The idea of pursuing African studies in college came to Austin teen Aviance Spain as she tap danced with a group of South and West Side girls led by Bril Barrett, a North Lawndale native who loves to teach tap along with a bit of history, too.
“He taught us [things] like African history and African-American history,” said Spain, 17, who joined the team in 2012.
Spain, a 10-year tap dancer and a student at Rowe-Clark Math & Science Academy, is one of about 100 artists across the city who have been featured in the festival, which is intended to address the ongoing crime and violence in Chicago through art performance, said Genevieve Fowler, community outreach coordinator at Collaboraction.
“You are having a huge variation of voices being heard and stories being told,” Fowler said.
It’s the second year the West Town-based theater company has hosted a peace festival to bring together artists of different backgrounds and different neighborhoods.
The festival was expanded to 24 performances of theater, dance and song this year, she said; there were performances in Englewood and Hermosa before coming to Austin.
“It’s all about cultivating hope, peace and love, which will inspire action,” she said.
For Spain, tap dancing has led her to a broader world with more possibilities.
Before joining the girls tap dance group, Spain was enrolled in a youth program called Better Boys Foundation in North Lawndale, also run by Barrett.
She was 7 when they asked if she wanted to try tap dancing. Since then, Barrett has been her instructor and mentor whose stories of the history and culture about her roots have ignited Spain’s interest in African studies.
Living with her mother and younger brother in Austin all her life, Spain believes programs like this will help address the violence in her community.
“Because it will bring more kids off the streets and into an open community where they meet other people,” she said.
While learning dance moves, Spain has become friends with a dozen girls age 14 to 18 from communities outside of Austin but who also share the similar experience of growing up on Chicago’s South and West sides.
The girls have been performing across the city, including the Downtown Goodman Theater, where they premiered EmpoWOMENt earlier this year.
The tap dance piece, directed by Barrett, is a powerful expression against violence and the social injustices facing young, African-American women, he said.
“These young ladies are just learning how to use their art form to express and educate themselves, but also to protest against things that they feel are wrong,” said Barrett, a longtime tap dance educator.
“When I teach tap, I like to teach history,” said Barrett, founder of Making A Difference Dancing (M.A.D.D.) Rhythms Tap Academy.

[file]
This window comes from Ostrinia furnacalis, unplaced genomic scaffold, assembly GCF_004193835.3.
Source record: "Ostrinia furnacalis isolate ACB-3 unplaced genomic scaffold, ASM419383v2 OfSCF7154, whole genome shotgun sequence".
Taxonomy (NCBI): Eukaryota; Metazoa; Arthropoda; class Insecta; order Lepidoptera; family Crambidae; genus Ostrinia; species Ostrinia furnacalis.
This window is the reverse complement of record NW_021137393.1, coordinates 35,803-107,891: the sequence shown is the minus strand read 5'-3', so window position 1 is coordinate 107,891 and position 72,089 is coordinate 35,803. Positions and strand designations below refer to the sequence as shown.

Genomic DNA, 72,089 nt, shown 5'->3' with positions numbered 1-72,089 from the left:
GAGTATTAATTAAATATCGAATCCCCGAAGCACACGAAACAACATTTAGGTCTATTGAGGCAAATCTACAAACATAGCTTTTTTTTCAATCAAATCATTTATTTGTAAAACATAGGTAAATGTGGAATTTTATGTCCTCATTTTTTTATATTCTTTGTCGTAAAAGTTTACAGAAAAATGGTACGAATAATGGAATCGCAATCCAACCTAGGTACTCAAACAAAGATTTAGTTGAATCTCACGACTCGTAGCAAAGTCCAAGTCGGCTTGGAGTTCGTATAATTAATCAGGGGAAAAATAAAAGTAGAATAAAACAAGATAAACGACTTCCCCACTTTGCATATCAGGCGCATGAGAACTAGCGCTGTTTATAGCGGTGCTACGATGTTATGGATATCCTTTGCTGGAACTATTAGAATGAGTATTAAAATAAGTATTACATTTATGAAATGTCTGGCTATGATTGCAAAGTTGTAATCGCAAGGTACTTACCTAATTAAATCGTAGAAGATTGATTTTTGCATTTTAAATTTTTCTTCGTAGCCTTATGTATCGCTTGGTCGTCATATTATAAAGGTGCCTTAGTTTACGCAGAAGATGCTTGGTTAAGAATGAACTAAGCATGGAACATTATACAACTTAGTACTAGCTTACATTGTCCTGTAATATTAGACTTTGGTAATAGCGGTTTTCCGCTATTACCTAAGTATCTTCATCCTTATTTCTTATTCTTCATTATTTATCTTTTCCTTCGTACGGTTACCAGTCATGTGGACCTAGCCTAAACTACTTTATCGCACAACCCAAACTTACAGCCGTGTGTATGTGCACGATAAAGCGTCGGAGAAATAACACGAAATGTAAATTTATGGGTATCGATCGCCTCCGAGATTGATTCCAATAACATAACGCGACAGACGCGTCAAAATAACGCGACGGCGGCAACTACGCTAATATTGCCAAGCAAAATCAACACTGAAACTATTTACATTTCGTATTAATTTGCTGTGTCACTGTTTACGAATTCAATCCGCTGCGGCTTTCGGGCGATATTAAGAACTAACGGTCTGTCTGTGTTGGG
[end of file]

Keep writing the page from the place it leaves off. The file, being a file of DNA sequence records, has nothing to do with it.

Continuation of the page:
One of the stories he often tells them is how female tap dancers managed to break the oppression they faced on stage.
“At one time in tap, women were only supposed to be chorus girls,” he said. “They were supposed to be in the back, looking pretty.”
When Astaire, “the star so to speak,” was asked whether his female partner was as good as him, Rogers stepped up and spoke for herself.
“She said that, ‘I have to do everything he does backwards and in heels,’” Barrett said.
The program, which has a partnership with After School Matters, is a job training initiative that aims to prepare aspiring tap dancers at professional level, but Barrett hopes the skills they learn can be applied well beyond tap.
“They’ve learned how to speak up and how to demand excellence,” he said.
One more thing the Lawndale native has been trying to do, he said, is to generate peace and unity within South and West side communities.
“A lot of people think that people from the West Side and the South Side don’t get along,” he said. “We are shattering that myth because these young ladies are from both sides of the city.”
“But also again, they are learning how to fight with their art form,” he said. “I think the more people learn to fight constructively, the less they will fight to the detriment of others.”
Marcus Robinson of Englewood, managing director of Collaboraction, agreed, adding engaging youths with art performance can be life changing.
“Bril is a national treasure in terms of keeping the flame of tap dancing alive in the communities which he sprang out from,” he said.
“He continues to do work with young people to help them become dancers, but more importantly, to understand the connected history to ancestors, to the big events of our communities’ lives, so that they can walk in the community as example setters.”
It’s about using tap to tell a new story about who we can become, he added.